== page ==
Is 2019 the year you finally buy an electric car?

From SUVs to sports cars, the electric car industry is revving up. Here’s why you should ditch diesel, give petrol the push and finally go electric

After years of fuel-burning, air-polluting, ozone-busting recklessness, the world is starting to wise up. Eco-minded environmentalists are finally starting to swing the pendulum from fossil fuels to more sustainable sources of power — and electric cars are leading the charge.

In fact, over 270 international start-ups are revving up the electric vehicle industry, and many existing corporations are taking up the technology, too. Even the UK government has pledged that the sales of petrol and diesel cars will be banned by 2040.

So, with more than 43 confirmed electric model launches before the end of 2019, the question is: Will 2019 be the year you finally buy an electric car?

They make the best sports cars — no, really...

We know, everyone loves the throaty roar of an untempered, untamed V8 — but the fact of the matter is that electric motors make for better sports cars these days. With instant torque and unrivalled levels of responsiveness, these battery-powered sportsters are well worth your time.

“The point of doing this,” said Elon Musk upon revealing the 2020 Tesla Roadster, “is to give a hardcore smackdown to gasoline cars.”

And he’s well on the way to the knockout. Pre-orders of the Roadster began in 2017, and deliveries begin at the end of this year. And what a car. The Roadster is the sleek, pointy poster boy for what the electric car industry can achieve — with a 0-60 mph time of just 1.9 seconds, it is the fastest car in the world. And, thanks to a 620 mile range on a single charge, it’s also one of the most economical.

Of course, you would expect that from Tesla. They are, after all, a company with a sole battery-powered purpose, an intergalactically well-equipped R&D division and a real life Tony Stark behind the wheel. But almost every mainstream car manufacture is now at least dabbling in the market — with some very impressive results.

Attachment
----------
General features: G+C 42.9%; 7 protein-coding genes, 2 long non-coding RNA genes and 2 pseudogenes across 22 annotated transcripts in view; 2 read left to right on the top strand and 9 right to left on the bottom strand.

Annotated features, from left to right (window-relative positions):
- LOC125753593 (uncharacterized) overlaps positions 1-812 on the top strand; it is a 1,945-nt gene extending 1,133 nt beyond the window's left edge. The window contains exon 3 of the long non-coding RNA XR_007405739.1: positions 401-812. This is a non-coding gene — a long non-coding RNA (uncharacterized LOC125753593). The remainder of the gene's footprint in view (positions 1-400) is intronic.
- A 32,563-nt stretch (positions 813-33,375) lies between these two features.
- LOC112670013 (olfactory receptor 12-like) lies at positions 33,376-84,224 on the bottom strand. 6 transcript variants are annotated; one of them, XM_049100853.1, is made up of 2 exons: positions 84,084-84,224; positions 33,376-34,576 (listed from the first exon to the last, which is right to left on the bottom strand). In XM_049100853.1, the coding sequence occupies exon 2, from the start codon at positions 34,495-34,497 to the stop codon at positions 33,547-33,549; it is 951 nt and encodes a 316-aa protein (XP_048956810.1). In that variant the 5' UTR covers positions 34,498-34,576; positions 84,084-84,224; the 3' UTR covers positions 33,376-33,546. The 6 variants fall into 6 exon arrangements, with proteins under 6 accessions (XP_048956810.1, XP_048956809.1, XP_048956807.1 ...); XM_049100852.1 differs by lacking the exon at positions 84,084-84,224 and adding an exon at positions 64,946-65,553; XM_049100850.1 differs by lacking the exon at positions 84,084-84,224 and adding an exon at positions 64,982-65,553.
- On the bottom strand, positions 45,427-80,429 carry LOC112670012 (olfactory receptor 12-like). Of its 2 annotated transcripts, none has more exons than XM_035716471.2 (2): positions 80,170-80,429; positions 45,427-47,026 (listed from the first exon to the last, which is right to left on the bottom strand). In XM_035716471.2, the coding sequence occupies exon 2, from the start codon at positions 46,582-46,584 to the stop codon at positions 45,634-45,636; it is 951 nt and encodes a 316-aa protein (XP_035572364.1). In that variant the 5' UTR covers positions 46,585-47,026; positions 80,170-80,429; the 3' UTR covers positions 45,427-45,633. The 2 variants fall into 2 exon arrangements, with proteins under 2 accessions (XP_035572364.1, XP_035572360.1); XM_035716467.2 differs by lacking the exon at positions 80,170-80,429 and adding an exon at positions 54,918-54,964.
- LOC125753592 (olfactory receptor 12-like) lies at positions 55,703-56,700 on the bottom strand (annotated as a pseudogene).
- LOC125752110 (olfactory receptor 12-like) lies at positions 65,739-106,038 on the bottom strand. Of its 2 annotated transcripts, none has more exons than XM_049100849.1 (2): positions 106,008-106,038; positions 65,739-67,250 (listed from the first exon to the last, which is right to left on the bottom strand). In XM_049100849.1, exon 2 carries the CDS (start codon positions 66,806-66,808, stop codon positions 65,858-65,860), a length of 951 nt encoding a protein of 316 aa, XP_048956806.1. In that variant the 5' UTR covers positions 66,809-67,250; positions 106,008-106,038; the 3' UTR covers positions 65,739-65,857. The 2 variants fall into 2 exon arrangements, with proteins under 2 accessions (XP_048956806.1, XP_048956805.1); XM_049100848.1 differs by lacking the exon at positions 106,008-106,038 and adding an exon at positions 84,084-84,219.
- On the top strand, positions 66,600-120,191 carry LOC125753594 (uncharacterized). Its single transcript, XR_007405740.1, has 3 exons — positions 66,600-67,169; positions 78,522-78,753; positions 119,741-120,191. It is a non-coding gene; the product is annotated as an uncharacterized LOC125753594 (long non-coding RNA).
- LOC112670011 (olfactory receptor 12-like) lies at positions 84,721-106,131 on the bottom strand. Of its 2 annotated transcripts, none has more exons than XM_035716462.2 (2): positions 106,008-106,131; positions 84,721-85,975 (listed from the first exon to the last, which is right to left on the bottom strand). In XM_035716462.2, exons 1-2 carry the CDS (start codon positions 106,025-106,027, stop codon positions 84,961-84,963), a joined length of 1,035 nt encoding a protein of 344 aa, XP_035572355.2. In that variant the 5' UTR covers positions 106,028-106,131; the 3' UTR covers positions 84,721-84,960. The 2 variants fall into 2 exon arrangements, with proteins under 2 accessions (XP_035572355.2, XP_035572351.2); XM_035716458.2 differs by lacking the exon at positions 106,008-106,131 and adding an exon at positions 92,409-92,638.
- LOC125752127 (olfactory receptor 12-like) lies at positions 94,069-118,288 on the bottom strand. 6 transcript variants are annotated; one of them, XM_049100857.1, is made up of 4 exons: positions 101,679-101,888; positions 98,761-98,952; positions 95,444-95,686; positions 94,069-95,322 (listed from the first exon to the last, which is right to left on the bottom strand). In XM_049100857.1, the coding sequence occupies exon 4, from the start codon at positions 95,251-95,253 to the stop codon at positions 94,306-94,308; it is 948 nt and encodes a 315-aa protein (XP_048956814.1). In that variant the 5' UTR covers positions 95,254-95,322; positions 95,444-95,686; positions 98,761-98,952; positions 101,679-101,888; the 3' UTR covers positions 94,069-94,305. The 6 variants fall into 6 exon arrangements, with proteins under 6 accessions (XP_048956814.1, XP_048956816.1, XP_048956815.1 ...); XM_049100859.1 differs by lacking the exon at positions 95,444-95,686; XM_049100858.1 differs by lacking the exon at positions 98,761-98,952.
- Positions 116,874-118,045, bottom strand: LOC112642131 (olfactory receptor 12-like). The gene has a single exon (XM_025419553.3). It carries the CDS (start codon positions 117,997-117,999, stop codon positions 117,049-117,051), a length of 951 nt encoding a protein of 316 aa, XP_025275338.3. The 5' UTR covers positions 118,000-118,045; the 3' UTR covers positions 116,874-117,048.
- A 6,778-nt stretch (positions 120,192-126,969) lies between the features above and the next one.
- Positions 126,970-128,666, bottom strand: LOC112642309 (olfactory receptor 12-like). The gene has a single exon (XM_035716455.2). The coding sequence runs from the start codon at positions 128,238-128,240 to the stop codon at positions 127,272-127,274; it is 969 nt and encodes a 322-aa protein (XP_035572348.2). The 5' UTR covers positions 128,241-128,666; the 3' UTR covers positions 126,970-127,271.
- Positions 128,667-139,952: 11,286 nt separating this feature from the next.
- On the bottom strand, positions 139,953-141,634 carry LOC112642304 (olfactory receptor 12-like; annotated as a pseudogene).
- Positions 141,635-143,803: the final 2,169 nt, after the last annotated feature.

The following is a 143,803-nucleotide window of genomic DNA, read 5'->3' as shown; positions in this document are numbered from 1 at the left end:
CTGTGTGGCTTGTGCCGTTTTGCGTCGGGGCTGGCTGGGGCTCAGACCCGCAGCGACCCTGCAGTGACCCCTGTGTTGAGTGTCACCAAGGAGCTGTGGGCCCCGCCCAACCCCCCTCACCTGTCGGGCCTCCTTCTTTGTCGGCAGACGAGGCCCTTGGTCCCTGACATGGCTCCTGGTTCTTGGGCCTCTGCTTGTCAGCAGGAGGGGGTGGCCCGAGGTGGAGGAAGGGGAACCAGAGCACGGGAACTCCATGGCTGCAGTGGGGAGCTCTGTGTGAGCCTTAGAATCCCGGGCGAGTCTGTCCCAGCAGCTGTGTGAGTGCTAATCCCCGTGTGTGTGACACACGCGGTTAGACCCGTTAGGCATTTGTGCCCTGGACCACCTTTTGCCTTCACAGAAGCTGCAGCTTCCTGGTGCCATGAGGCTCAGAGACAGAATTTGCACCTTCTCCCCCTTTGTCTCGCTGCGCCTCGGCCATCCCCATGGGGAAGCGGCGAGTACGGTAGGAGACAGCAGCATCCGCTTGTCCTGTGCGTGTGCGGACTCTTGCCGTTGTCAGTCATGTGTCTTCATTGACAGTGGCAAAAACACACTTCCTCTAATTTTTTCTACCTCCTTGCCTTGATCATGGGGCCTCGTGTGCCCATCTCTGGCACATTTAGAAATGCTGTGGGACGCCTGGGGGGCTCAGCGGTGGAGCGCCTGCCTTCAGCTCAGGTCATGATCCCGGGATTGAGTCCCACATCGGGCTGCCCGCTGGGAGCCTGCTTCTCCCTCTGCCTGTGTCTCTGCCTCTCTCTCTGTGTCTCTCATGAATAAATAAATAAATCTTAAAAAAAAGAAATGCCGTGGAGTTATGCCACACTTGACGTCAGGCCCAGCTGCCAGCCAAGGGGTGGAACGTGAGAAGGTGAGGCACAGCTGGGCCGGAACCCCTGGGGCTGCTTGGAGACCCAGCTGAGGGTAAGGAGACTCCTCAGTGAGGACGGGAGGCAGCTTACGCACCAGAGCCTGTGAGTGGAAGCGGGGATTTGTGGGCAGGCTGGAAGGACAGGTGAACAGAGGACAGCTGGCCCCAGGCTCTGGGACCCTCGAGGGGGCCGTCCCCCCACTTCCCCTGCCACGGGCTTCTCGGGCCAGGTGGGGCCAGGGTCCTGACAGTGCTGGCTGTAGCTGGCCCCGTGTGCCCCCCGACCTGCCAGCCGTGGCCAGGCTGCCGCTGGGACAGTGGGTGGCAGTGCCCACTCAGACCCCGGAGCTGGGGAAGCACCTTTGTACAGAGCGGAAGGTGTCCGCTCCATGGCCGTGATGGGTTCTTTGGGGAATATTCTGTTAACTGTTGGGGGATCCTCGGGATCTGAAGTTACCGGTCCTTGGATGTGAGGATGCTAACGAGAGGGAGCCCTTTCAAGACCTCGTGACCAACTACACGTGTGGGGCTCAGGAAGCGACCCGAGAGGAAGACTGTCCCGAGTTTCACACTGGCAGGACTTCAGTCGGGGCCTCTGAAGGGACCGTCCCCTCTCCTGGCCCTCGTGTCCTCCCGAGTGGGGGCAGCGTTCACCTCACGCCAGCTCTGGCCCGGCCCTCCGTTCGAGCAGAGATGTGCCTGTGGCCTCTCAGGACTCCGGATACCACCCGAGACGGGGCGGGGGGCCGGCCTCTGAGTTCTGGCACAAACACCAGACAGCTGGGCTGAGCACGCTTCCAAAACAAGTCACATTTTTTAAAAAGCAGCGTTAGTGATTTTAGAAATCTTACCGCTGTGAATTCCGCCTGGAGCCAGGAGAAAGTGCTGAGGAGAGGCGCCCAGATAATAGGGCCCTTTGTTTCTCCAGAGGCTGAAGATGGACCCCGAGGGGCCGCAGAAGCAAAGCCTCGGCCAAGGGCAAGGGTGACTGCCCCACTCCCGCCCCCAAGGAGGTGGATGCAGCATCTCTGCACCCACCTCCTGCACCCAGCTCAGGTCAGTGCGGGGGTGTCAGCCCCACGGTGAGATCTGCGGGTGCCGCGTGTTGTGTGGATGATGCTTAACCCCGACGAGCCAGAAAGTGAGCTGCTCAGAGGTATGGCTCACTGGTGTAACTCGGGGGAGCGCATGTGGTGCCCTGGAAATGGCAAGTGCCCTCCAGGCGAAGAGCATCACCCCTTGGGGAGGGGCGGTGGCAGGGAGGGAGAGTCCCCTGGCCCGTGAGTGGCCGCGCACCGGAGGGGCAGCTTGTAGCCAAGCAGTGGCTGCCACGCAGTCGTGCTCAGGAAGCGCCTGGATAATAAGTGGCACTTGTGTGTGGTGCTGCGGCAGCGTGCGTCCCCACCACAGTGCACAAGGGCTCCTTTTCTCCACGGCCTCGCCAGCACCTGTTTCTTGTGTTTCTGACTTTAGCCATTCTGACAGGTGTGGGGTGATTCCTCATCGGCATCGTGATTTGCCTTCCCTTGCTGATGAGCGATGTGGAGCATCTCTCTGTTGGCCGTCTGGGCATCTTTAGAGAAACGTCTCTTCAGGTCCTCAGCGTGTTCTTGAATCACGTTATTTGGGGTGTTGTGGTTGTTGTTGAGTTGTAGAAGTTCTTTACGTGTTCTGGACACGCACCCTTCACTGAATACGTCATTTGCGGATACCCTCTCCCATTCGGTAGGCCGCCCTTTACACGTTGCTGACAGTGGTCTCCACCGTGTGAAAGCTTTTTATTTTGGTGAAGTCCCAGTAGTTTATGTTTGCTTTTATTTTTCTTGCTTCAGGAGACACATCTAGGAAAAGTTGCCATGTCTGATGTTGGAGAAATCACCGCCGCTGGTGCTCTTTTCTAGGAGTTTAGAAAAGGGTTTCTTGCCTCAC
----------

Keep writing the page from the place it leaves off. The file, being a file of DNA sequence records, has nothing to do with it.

The Porsche Mission E has a top speed of over 155 mph

Enter Porsche’s Mission E, a sports car straight from the future that will go into production this year at the German carmaker’s Zuffenhausen plant. With a projected annual run of around 40,000 cars, it’ll be one of the most popular all-electric sports cars out there — and one Porsche hopes will recharge the lagging reputation of electric vehicles.

“The Mission E Cross Turismo is an expression of how we envision the all-electric future,” says Oliver Blume, CEO of Porsche AG. “It combines sportiness and everyday practicality in unique style. Our vehicle will be fast to drive, but also quick to recharge and able to replicate its performance time after time.”

"The Mission E Cross Turismo is an expression of how we envision the all-electric future..."

There’s a definite focus on the practical when it comes to Tesla and Porsche’s electric offerings. But electric cars are also chasing the fun Sunday driver sector as well — with an eye to developing the next ‘hobby’ car.

Morgan Motors are one such brand. They may have shelved plans for their electric EV3 last autumn, but the three-wheeler sits pretty as an indicator of the novel possibilities of the market. Pricing and performance figures for the abandoned project were comparable to the petrol 3 wheeler, too — positing the car as a viable alternative to their fossil-fuel-powered fare.

And, although the car isn’t set to go into production any time soon, Morgan’s Managing Director Steve Morris says that his brand are still “absolutely committed to an electric future”.

The heavy-hitters of the electric car industry are still SUVs

Mercedes-Benz have dubbed the EQ 'The Electric SUV of the Future'

For all the quick, slick sports cars, the big sellers of the electric car market are still SUVs. From Tesla’s Model X to Jaguar’s I-Pace, these are the practical options — cars in which you can fit your entire family, and charge up in the garage overnight before the school run.